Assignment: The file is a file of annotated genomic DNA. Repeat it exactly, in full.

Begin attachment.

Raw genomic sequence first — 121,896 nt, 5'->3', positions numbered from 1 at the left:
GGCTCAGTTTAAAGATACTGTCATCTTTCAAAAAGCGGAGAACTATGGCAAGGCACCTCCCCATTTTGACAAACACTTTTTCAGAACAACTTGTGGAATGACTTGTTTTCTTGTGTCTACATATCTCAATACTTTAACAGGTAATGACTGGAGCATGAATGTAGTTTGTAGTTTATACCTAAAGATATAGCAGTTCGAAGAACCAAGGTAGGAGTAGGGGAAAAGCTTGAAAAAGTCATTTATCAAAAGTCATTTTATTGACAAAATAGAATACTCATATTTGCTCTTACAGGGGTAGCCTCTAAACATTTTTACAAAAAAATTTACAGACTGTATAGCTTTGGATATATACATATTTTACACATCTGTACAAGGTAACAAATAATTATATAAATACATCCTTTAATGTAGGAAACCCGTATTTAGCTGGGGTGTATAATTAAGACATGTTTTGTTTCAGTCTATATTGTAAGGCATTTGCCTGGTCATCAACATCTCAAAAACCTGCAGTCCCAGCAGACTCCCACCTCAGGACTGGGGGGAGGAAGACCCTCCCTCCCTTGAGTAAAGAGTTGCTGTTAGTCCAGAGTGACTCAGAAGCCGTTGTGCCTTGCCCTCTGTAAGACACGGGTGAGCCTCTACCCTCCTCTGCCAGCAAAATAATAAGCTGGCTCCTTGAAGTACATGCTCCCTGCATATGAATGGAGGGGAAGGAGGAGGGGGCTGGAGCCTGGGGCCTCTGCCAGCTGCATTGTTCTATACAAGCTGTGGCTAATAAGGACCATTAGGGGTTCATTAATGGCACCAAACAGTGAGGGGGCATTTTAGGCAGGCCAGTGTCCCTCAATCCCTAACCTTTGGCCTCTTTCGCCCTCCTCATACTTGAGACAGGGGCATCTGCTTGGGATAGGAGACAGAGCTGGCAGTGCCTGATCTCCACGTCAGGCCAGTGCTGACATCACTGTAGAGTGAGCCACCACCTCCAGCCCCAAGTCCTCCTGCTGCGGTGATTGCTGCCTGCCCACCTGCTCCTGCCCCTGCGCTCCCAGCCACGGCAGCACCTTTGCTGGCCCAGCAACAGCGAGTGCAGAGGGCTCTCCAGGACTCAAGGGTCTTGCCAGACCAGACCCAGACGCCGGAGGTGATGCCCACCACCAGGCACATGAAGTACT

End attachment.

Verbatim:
Raw genomic sequence first — 121,896 nt, 5'->3', positions numbered from 1 at the left:
GGCTCAGTTTAAAGATACTGTCATCTTTCAAAAAGCGGAGAACTATGGCAAGGCACCTCCCCATTTTGACAAACACTTTTTCAGAACAACTTGTGGAATGACTTGTTTTCTTGTGTCTACATATCTCAATACTTTAACAGGTAATGACTGGAGCATGAATGTAGTTTGTAGTTTATACCTAAAGATATAGCAGTTCGAAGAACCAAGGTAGGAGTAGGGGAAAAGCTTGAAAAAGTCATTTATCAAAAGTCATTTTATTGACAAAATAGAATACTCATATTTGCTCTTACAGGGGTAGCCTCTAAACATTTTTACAAAAAAATTTACAGACTGTATAGCTTTGGATATATACATATTTTACACATCTGTACAAGGTAACAAATAATTATATAAATACATCCTTTAATGTAGGAAACCCGTATTTAGCTGGGGTGTATAATTAAGACATGTTTTGTTTCAGTCTATATTGTAAGGCATTTGCCTGGTCATCAACATCTCAAAAACCTGCAGTCCCAGCAGACTCCCACCTCAGGACTGGGGGGAGGAAGACCCTCCCTCCCTTGAGTAAAGAGTTGCTGTTAGTCCAGAGTGACTCAGAAGCCGTTGTGCCTTGCCCTCTGTAAGACACGGGTGAGCCTCTACCCTCCTCTGCCAGCAAAATAATAAGCTGGCTCCTTGAAGTACATGCTCCCTGCATATGAATGGAGGGGAAGGAGGAGGGGGCTGGAGCCTGGGGCCTCTGCCAGCTGCATTGTTCTATACAAGCTGTGGCTAATAAGGACCATTAGGGGTTCATTAATGGCACCAAACAGTGAGGGGGCATTTTAGGCAGGCCAGTGTCCCTCAATCCCTAACCTTTGGCCTCTTTCGCCCTCCTCATACTTGAGACAGGGGCATCTGCTTGGGATAGGAGACAGAGCTGGCAGTGCCTGATCTCCACGTCAGGCCAGTGCTGACATCACTGTAGAGTGAGCCACCACCTCCAGCCCCAAGTCCTCCTGCTGCGGTGATTGCTGCCTGCCCACCTGCTCCTGCCCCTGCGCTCCCAGCCACGGCAGCACCTTTGCTGGCCCAGCAACAGCGAGTGCAGAGGGCTCTCCAGGACTCAAGGGTCTTGCCAGACCAGACCCAGACGCCGGAGGTGATGCCCACCACCAGGCACATGAAGTACT